Sophie McKenzie is a name that tends to be associated with young adult fiction. As a teenager myself I am fully aware of her successful Girl, Missing, Blood Ties and The Medusa Project series’, despite the shameful fact that I have not read one of them before.
Now McKenzie has turned a wandering eye to the world of the unknown, a la, adults for her latest novel, Close My Eyes. With a premise of a ‘gripping thriller’ we begin with the moody zombie like character of Gen, a thirties something year old who has not been able to awaken (I’m suspecting that is where the cliqued title springs its name) from a slumber of depression after her stillborn daughter, Beth, died eight years ago. It seems that Gen is going to be persuaded by her husband Art, who believes the pair should begin another batch of IVF treatment. That is until a women turns up at their doorstep claiming that Beth may not be as dead as Gen thought she was.
Despite having quite a riveting unique sounding plot which begs the question, how is it possible for someone to steal a baby from inside you? Damn you private clinics, I should have gone to the NHS! Close My Eyes lacks any antidotes of a thriller until we reach the three figure page mark.
Gen is someone who you can understand why she is so depressed, but her whiny nature makes it pretty difficult for you to care about her as at times she is the epitome of dull and irrational. Then we have the other people in Gen’s life who don’t seem to gain any round characterisation and so they are just there to ease Gen along. Thus, it’s just us and jolly Gen for the majority of the novel.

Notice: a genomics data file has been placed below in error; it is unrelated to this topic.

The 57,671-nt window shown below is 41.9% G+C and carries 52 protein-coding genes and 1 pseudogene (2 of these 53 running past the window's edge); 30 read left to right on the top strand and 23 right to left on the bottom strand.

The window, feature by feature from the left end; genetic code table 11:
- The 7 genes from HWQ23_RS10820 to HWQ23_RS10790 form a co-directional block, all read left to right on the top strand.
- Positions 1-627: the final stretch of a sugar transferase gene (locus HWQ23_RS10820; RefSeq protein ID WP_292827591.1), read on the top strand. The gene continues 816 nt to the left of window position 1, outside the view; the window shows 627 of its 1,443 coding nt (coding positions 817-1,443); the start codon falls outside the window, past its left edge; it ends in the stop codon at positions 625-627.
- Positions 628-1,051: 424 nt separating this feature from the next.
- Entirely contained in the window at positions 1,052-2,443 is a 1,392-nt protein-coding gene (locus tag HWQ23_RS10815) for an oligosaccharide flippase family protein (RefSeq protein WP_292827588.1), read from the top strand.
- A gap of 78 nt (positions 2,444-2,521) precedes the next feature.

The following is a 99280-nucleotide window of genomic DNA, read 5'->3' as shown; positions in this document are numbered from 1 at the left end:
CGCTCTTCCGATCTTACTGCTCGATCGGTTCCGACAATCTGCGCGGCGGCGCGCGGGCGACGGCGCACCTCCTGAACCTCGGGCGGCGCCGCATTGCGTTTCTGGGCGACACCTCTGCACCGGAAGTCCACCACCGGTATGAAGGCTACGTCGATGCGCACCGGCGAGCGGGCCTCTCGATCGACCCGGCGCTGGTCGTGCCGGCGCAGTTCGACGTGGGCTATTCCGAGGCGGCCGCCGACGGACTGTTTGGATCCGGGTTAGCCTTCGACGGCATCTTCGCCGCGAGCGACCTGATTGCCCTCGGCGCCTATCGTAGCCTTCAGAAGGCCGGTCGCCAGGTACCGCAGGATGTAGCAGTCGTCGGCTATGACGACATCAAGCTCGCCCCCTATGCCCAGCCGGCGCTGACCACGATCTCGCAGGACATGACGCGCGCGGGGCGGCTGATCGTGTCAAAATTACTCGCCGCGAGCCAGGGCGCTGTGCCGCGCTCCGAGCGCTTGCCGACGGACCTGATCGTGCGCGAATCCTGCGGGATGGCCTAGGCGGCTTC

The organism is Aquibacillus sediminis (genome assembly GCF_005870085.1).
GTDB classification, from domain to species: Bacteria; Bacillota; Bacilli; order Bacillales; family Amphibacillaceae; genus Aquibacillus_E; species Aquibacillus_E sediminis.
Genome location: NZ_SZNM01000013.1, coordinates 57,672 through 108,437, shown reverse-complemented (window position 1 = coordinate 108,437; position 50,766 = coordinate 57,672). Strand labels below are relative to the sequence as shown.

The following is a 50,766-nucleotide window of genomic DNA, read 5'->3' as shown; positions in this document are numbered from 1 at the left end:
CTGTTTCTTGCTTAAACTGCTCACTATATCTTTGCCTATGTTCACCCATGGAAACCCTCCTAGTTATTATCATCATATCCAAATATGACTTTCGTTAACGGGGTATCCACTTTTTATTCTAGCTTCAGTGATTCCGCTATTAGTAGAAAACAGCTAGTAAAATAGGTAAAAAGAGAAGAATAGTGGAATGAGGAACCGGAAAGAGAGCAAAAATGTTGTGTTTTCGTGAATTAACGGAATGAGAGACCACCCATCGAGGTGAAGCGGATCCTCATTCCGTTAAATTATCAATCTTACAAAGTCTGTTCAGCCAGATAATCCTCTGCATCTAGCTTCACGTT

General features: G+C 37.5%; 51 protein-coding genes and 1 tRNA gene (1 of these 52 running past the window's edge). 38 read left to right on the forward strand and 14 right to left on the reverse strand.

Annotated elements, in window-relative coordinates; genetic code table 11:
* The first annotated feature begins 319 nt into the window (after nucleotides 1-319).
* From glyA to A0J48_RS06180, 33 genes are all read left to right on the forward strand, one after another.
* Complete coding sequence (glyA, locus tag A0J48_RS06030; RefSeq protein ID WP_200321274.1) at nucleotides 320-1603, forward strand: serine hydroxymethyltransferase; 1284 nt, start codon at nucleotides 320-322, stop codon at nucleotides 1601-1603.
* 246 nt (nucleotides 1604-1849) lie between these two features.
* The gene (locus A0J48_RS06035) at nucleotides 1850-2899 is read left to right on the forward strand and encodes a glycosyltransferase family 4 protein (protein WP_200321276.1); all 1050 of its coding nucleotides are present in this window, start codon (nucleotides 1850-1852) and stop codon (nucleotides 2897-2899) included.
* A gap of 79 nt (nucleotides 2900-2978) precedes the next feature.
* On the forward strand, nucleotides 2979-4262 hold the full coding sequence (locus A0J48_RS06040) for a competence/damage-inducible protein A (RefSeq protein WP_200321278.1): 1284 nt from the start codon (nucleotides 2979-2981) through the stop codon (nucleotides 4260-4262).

Eventually though the pace does boost up with the meeting of a dashing handsome Irishman who seems to be the only person who genuinely cares about Gen, despite only knowing her for five minutes. If you are prepared to enter the mind of a gloomy woman and mope around with her for 100 pages then your reward will be a batch of nifty action.
Although the book makes reference to how Gen’s psychological state is being questioned, it’s clear there is something rather fishy going on or there wouldn’t exactly be any point to be book. We know that Gen is right to question the past, but the time it takes her to work out what she has to do, she could have already uncovered the truth.
Not to give up any spoilers from the book, but let’s just say that because there aren’t a lot of characters in total, once you begin scoring them off one by one it becomes clear who the deceiving person will be (that is, if there is a deceiving person at all).
Close My Eyes is a book for the woman who wants an insight into a ‘what if these things could happen to me’ type plot. It’s not a Gillian Flynn, Peter May or a Henning Mankell. There are plenty of authors out there who have the power to really establish their work as a ‘gripping thriller,’ unfortunately Close My Eyes is not one of them. McKenzie should step away from entering her own adult mind and instead trace back to her children’s roots as this attempt has evidently proven young adult fiction is her baby.